Another v4.0 novelty in rule's syntax is a possible use of optional parameter `_missing`
which can be set to TRUE or FALSE (default) to indicate how to treat missing arguments. By default, i.e. in absence of this parameter or set to FALSE, missing arguments were replaced by their default values. Now, if `_missing`=TRUE
is specified in a rule, the missing arguments will be left missed in the derivative. Look drule[["solve"]]
for an example.
NB. In abs()
and sign()
function, singularity treatment
at point 0 is left to user's care.
For example, if you need NA at singular points, you can define the following:
drule[["abs"]] < alist(x=ifelse(x==0, NA, sign(x)))
drule[["sign"]] < alist(x=ifelse(x==0, NA, 0))
NB2. In Bessel functions, derivatives are calculated only by the first argument,
not by the nu
argument which is supposed to be constant.
NB3. There is a side effect with vector length. E.g. in
Deriv(~a+b*x, c("a", "b"))
the result is c(a = 1, b = x)
.
To avoid the difference in lengths of a and b components (when x is a vector),
one can use an optional parameter combine
Deriv(~a+b*x, c("a", "b"), combine="cbind")
which gives
cbind(a = 1, b = x)
producing a two column matrix which is
probably the desired result here.
Another example illustrating a side effect is a plain linear
regression case and its Hessian:
Deriv(~sum((a+b*x  y)**2), c("a", "b"), n=c(hessian=2)
producing just a constant 2
for double differentiation by a
instead of expected result 2*length(x)
. It comes from a simplification of
an expression sum(2)
where the constant is not repeated as many times
as length(x) would require it. Here, using the same trick
with combine="cbind"
would not help as all 4 derivatives are just scalars.
Instead, one should modify the previous call to explicitly use a constant vector
of appropriate length:
Deriv(~sum((rep(a, length(x))+b*x  y)**2), c("a", "b"), n=2)
a function if f
is a function
an expression if f
is an expression
a character string if f
is a character string
a language (usually a so called 'call' but may be also a symbol or just a numeric) for other types of f
Andrew Clausen (original version) and Serguei Sokol (actual version and maintainer)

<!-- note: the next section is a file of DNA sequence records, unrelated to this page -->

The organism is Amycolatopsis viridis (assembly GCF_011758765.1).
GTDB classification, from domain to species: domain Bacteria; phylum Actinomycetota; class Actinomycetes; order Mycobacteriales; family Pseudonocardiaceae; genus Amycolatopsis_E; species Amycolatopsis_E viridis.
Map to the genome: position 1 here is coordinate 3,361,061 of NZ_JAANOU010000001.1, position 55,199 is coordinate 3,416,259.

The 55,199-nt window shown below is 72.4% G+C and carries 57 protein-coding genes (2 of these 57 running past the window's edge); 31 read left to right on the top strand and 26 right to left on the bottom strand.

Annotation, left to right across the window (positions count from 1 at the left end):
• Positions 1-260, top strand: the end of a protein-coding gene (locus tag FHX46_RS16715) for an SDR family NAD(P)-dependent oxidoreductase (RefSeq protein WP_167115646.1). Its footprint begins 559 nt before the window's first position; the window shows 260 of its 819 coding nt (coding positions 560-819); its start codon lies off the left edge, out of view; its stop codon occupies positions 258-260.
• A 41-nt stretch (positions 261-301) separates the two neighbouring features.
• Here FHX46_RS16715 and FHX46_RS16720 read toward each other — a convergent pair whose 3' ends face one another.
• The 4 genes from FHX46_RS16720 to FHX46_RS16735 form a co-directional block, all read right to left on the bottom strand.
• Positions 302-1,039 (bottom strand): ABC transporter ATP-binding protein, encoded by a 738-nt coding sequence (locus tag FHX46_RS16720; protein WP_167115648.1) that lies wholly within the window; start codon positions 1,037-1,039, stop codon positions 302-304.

1 2 3 4 5 6 7 8 9 10 11 12 13 14 15 16 17 18 19 20 21 22 23 24 25 26 27 28 29 30 31 32 33 34 35 36 37 38 39 40 41 42 43 44 45 46 47 48 49 50 51 52 53 54 55 56 57 58 59 60 61 62 63 64 65 66 67 68 69 70 71 72 73 74 75 76  ## Not run: f < function(x) x^2
## Not run: Deriv(f)
# function (x)
# 2 * x
## Not run: f < function(x, y) sin(x) * cos(y)
## Not run: Deriv(f)
# function (x, y)
# c(x = cos(x) * cos(y), y = (sin(x) * sin(y)))
## Not run: f_ < Deriv(f)
## Not run: f_(3, 4)
# x y
# [1,] 0.6471023 0.1068000
## Not run: Deriv(~ f(x, y^2), "y")
# (2 * (y * sin(x) * sin(y^2)))
## Not run: Deriv(quote(f(x, y^2)), c("x", "y"), cache.exp=FALSE)
# c(x = cos(x) * cos(y^2), y = (2 * (y * sin(x) * sin(y^2))))
## Not run: Deriv(expression(sin(x^2) * y), "x")
# expression(2*(x*y*cos(x^2)))
Deriv("sin(x^2) * y", "x") # differentiate only by x
"2 * (x * y * cos(x^2))"
Deriv("sin(x^2) * y", cache.exp=FALSE) # differentiate by all variables (here by x and y)
"c(x = 2 * (x * y * cos(x^2)), y = sin(x^2))"
# Compound function example (here abs(x) smoothed near 0)
fc < function(x, h=0.1) if (abs(x) < h) 0.5*h*(x/h)**2 else abs(x)0.5*h
Deriv("fc(x)", "x", cache.exp=FALSE)
"if (abs(x) < h) x/h else sign(x)"
# Example of a first argument that cannot be evaluated in the current environment:
## Not run:
suppressWarnings(rm("xx", "yy"))
Deriv(xx^2+yy^2)
## End(Not run)
# c(xx = 2 * xx, yy = 2 * yy)
# Automatic differentiation (AD), note intermediate variable 'd' assignment
## Not run: Deriv(~{d < ((xm)/s)^2; exp(0.5*d)}, "x", cache.exp=FALSE)
#{
# d < ((x  m)/s)^2
# .d_x < 2 * ((x  m)/s^2)
# (0.5 * (.d_x * exp((0.5 * d))))
#}
# Custom derivation rule
## Not run:
myfun < function(x, y=TRUE) NULL # do something useful
dmyfun < function(x, y=TRUE) NULL # myfun derivative by x.
drule[["myfun"]] < alist(x=dmyfun(x, y), y=NULL) # y is just a logical
Deriv(myfun(z^2, FALSE), "z")
# 2 * (z * dmyfun(z^2, FALSE))
## End(Not run)
# Differentiation by list components
## Not run:
theta < list(m=0.1, sd=2.)
x < names(theta)
names(x)=rep("theta", length(theta))
Deriv(~exp((xtheta$m)**2/(2*theta$sd)), x, cache.exp=FALSE)
# c(theta_m = exp(((x  theta$m)^2/(2 * theta$sd))) *
# (x  theta$m)/theta$sd, theta_sd = 2 * (exp(((x  theta$m)^2/
# (2 * theta$sd))) * (x  theta$m)^2/(2 * theta$sd)^2))
## End(Not run)
# Differentiation in matrix calculus
## Not run:
Deriv(~solve(matrix(c(1, x, x**2, x**3), nrow=2, ncol=2)))
## End(Not run)